If Putin does not understand democracy exactly as Westerners do, neither does he paint liberalism and those who adhere to it as a force of world-historical evil to be swept away in a coming apocalypse. It is worth keeping in mind that Putin could, after all, unleash a nuclear doomsday, should he so choose. His restraint in this matter deserves no special praise, perhaps, but in an era when a reactionary activist like Dugin has so many enthusiastic disciples, it isn’t to be taken for granted.
More importantly, though, it might be worth asking why the Western press has been so eager to depict Putin’s course of action in Ukraine as the direct outgrowth of either economic short-sightedness or an extremist anti-modern ideology, rather than as the prudential calculations of a hard-nosed, experienced student of international affairs. Dugin does indeed loom large in Russian public life, not least because he enjoys the seemingly constant favor of the mainstream news media—particularly television, over which the Kremlin exercises near-complete control. Barbashin and Thoburn argue that Dugin’s outsize media presence is a sign that Putin approves his message; logically, however, all we can infer from the evidence is that Putin wants Dugin in the limelight.
Why? That is the question. It is difficult to take Dugin seriously as a political theorist, but he is right to note that Shakespeare’s Hamlet is a political drama. Its protagonist’s famed existential question is not posed in the abstract. When finally he makes his belated decision, it is by giving the lie to his usurping uncle: “This is I, Hamlet the Dane.” The true prince is not an individual—he is Denmark. Yet he lived to dither for so long by putting on “an antic disposition,” pretending to be mad out of grief, or love, or an academician’s preoccupation with words, words, words. Half a year after the Anschluss of Crimea, those who deem Putin irrational or insane all agree with Claudius: “Madness in great ones must not unwatched go.” They should also heed the observation of Polonius: “Though this be madness, yet there is method in’t.” It is possible that Dugin’s intellectual antics receive so much tacit approval from the Russian government—and, accordingly, so much attention from Western readers—precisely because they are theoretical flights of fancy with little direct influence on government policy. It would be rash to ignore Dugin on the basis of this conjecture. But to allow Dugin’s ideological Eurasianism to distract us from Putin’s pragmatic efforts to bring the Eurasian Union into political existence would, indeed, be madness.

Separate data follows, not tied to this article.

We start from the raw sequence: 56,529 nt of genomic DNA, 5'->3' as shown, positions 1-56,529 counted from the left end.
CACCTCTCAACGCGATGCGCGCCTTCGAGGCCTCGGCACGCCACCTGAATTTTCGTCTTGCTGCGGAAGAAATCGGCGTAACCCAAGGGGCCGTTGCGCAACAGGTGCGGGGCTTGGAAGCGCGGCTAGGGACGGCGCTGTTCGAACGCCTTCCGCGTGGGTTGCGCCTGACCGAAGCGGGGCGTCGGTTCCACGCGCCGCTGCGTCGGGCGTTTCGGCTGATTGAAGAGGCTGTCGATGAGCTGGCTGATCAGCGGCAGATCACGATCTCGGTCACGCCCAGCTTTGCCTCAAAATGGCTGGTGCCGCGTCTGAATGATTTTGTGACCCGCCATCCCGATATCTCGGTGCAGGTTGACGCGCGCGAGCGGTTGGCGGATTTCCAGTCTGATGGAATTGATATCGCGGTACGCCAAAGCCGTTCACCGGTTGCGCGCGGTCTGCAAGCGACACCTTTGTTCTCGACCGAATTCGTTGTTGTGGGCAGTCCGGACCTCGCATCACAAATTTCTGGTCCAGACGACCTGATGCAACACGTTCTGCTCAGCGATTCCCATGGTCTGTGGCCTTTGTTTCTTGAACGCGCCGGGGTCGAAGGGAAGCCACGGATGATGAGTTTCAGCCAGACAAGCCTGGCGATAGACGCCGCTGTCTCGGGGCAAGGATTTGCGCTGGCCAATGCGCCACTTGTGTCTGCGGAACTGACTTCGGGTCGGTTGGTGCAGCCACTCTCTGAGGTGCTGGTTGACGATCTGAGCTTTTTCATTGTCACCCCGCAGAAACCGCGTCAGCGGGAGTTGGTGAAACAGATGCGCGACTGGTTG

Obviously, we who have ignored Russia since the end of the Cold War have much to learn. A good place to start would be with the recognition that Eurasianism, like Americanism, exists in diverse forms, and the distinctions between them matter a great deal. The more disturbing Dugin’s neo-Eurasianism becomes, the more Putin appears not as a sworn enemy of the West so much as a practically minded protector of his own constituency—defined not under (current) international law as the citizens and nationals of the existing Russian Federation but according to his own conception of an ethnic people with the historic responsibility of building a politically organized, multi-ethnic civilization.
At the same time, of course, we should acknowledge that even the more moderate, pragmatic forms of Eurasianism are indeed at odds with the (broadly speaking) liberal and democratic values that reign in North America and Western Europe, and that there is probably precious little we can do to impose these values even on Donbas, much less the vast reaches of Eurasia. It is discomfiting to think that Putin may be in the thrall of neo-Eurasianist dogma, but perhaps even more sobering to acknowledge that he isn’t—that his actions may be the result of entirely rational decisions calculated to make Greater Russia a political reality, to the Russian people’s long-term advantage, if not to ours.
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Image credit: Agence France-Presse